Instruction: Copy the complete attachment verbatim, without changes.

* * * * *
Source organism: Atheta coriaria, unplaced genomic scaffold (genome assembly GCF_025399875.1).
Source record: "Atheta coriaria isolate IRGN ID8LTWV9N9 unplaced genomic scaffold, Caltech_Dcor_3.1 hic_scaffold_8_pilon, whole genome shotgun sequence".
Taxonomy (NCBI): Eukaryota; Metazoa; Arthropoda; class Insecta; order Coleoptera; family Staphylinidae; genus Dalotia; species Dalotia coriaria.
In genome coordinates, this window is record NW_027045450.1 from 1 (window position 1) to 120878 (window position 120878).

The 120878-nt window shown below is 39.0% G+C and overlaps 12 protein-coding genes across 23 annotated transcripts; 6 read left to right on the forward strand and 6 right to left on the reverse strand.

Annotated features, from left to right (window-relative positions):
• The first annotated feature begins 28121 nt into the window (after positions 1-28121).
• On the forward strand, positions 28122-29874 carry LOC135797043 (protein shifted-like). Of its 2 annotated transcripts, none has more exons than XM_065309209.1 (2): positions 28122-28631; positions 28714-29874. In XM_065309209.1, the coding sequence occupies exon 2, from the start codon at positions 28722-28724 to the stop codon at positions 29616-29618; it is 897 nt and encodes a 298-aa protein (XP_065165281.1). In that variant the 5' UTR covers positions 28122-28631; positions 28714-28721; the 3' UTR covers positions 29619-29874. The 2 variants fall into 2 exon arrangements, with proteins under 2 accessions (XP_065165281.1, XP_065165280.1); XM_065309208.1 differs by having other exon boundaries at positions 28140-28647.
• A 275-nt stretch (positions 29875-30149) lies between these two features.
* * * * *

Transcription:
Source organism: Atheta coriaria, unplaced genomic scaffold (genome assembly GCF_025399875.1).
Source record: "Atheta coriaria isolate IRGN ID8LTWV9N9 unplaced genomic scaffold, Caltech_Dcor_3.1 hic_scaffold_8_pilon, whole genome shotgun sequence".
Taxonomy (NCBI): Eukaryota; Metazoa; Arthropoda; class Insecta; order Coleoptera; family Staphylinidae; genus Dalotia; species Dalotia coriaria.
In genome coordinates, this window is record NW_027045450.1 from 1 (window position 1) to 120878 (window position 120878).

The 120878-nt window shown below is 39.0% G+C and overlaps 12 protein-coding genes across 23 annotated transcripts; 6 read left to right on the forward strand and 6 right to left on the reverse strand.

Annotated features, from left to right (window-relative positions):
• The first annotated feature begins 28121 nt into the window (after positions 1-28121).
• On the forward strand, positions 28122-29874 carry LOC135797043 (protein shifted-like). Of its 2 annotated transcripts, none has more exons than XM_065309209.1 (2): positions 28122-28631; positions 28714-29874. In XM_065309209.1, the coding sequence occupies exon 2, from the start codon at positions 28722-28724 to the stop codon at positions 29616-29618; it is 897 nt and encodes a 298-aa protein (XP_065165281.1). In that variant the 5' UTR covers positions 28122-28631; positions 28714-28721; the 3' UTR covers positions 29619-29874. The 2 variants fall into 2 exon arrangements, with proteins under 2 accessions (XP_065165281.1, XP_065165280.1); XM_065309208.1 differs by having other exon boundaries at positions 28140-28647.
• A 275-nt stretch (positions 29875-30149) lies between these two features.